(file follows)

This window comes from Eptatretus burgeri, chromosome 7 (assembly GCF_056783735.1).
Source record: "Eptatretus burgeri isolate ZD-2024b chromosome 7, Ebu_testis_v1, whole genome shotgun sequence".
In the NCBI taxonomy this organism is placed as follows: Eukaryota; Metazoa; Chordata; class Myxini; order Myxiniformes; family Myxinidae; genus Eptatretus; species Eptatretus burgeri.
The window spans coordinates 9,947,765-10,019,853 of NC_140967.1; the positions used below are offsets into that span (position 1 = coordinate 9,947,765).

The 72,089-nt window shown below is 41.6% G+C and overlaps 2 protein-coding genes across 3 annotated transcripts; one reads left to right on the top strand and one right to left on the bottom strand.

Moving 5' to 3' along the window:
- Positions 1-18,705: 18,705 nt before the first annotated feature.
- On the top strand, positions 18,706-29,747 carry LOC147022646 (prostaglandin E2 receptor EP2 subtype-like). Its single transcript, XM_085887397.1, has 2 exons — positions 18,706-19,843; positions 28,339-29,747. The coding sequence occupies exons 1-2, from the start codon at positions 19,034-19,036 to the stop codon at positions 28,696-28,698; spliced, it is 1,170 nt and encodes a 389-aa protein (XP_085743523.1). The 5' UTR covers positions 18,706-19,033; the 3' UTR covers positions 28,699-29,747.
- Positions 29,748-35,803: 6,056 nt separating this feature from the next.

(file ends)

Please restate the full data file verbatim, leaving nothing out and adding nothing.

This window comes from Eptatretus burgeri, chromosome 7 (assembly GCF_056783735.1).
Source record: "Eptatretus burgeri isolate ZD-2024b chromosome 7, Ebu_testis_v1, whole genome shotgun sequence".
In the NCBI taxonomy this organism is placed as follows: Eukaryota; Metazoa; Chordata; class Myxini; order Myxiniformes; family Myxinidae; genus Eptatretus; species Eptatretus burgeri.
The window spans coordinates 9,947,765-10,019,853 of NC_140967.1; the positions used below are offsets into that span (position 1 = coordinate 9,947,765).

The 72,089-nt window shown below is 41.6% G+C and overlaps 2 protein-coding genes across 3 annotated transcripts; one reads left to right on the top strand and one right to left on the bottom strand.

Moving 5' to 3' along the window:
- Positions 1-18,705: 18,705 nt before the first annotated feature.
- On the top strand, positions 18,706-29,747 carry LOC147022646 (prostaglandin E2 receptor EP2 subtype-like). Its single transcript, XM_085887397.1, has 2 exons — positions 18,706-19,843; positions 28,339-29,747. The coding sequence occupies exons 1-2, from the start codon at positions 19,034-19,036 to the stop codon at positions 28,696-28,698; spliced, it is 1,170 nt and encodes a 389-aa protein (XP_085743523.1). The 5' UTR covers positions 18,706-19,033; the 3' UTR covers positions 28,699-29,747.
- Positions 29,748-35,803: 6,056 nt separating this feature from the next.